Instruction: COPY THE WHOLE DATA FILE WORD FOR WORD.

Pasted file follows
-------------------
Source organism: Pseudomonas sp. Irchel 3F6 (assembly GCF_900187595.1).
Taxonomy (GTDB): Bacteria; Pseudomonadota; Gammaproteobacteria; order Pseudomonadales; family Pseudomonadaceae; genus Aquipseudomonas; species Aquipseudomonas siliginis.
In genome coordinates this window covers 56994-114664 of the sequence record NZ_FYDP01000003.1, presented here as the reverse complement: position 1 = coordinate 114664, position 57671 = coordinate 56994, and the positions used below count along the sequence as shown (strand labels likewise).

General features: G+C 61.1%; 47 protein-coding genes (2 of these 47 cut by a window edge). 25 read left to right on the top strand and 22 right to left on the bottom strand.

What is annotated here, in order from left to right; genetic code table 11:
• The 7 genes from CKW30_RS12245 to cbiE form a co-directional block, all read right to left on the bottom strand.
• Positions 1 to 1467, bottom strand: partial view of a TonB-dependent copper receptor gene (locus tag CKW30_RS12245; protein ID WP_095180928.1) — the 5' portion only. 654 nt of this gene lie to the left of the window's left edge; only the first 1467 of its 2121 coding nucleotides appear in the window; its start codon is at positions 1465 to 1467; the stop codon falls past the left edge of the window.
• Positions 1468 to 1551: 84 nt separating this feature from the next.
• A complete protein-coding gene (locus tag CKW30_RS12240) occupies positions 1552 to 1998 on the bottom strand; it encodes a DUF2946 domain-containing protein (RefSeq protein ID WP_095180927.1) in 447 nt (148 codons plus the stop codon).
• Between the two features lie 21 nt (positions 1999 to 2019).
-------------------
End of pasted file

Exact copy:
Source organism: Pseudomonas sp. Irchel 3F6 (assembly GCF_900187595.1).
Taxonomy (GTDB): Bacteria; Pseudomonadota; Gammaproteobacteria; order Pseudomonadales; family Pseudomonadaceae; genus Aquipseudomonas; species Aquipseudomonas siliginis.
In genome coordinates this window covers 56994-114664 of the sequence record NZ_FYDP01000003.1, presented here as the reverse complement: position 1 = coordinate 114664, position 57671 = coordinate 56994, and the positions used below count along the sequence as shown (strand labels likewise).

General features: G+C 61.1%; 47 protein-coding genes (2 of these 47 cut by a window edge). 25 read left to right on the top strand and 22 right to left on the bottom strand.

What is annotated here, in order from left to right; genetic code table 11:
• The 7 genes from CKW30_RS12245 to cbiE form a co-directional block, all read right to left on the bottom strand.
• Positions 1 to 1467, bottom strand: partial view of a TonB-dependent copper receptor gene (locus tag CKW30_RS12245; protein ID WP_095180928.1) — the 5' portion only. 654 nt of this gene lie to the left of the window's left edge; only the first 1467 of its 2121 coding nucleotides appear in the window; its start codon is at positions 1465 to 1467; the stop codon falls past the left edge of the window.
• Positions 1468 to 1551: 84 nt separating this feature from the next.
• A complete protein-coding gene (locus tag CKW30_RS12240) occupies positions 1552 to 1998 on the bottom strand; it encodes a DUF2946 domain-containing protein (RefSeq protein ID WP_095180927.1) in 447 nt (148 codons plus the stop codon).
• Between the two features lie 21 nt (positions 1999 to 2019).